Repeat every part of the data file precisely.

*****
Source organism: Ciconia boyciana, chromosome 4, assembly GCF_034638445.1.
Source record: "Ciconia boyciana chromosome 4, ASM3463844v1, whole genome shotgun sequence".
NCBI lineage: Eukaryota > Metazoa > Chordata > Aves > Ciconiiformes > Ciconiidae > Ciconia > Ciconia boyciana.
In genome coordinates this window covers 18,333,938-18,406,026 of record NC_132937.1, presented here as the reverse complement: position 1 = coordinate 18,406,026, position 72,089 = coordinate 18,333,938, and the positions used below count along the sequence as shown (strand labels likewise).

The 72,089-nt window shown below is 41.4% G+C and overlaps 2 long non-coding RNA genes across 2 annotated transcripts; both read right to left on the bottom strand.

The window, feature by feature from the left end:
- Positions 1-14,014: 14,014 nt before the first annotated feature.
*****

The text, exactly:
Source organism: Ciconia boyciana, chromosome 4, assembly GCF_034638445.1.
Source record: "Ciconia boyciana chromosome 4, ASM3463844v1, whole genome shotgun sequence".
NCBI lineage: Eukaryota > Metazoa > Chordata > Aves > Ciconiiformes > Ciconiidae > Ciconia > Ciconia boyciana.
In genome coordinates this window covers 18,333,938-18,406,026 of record NC_132937.1, presented here as the reverse complement: position 1 = coordinate 18,406,026, position 72,089 = coordinate 18,333,938, and the positions used below count along the sequence as shown (strand labels likewise).

The 72,089-nt window shown below is 41.4% G+C and overlaps 2 long non-coding RNA genes across 2 annotated transcripts; both read right to left on the bottom strand.

The window, feature by feature from the left end:
- Positions 1-14,014: 14,014 nt before the first annotated feature.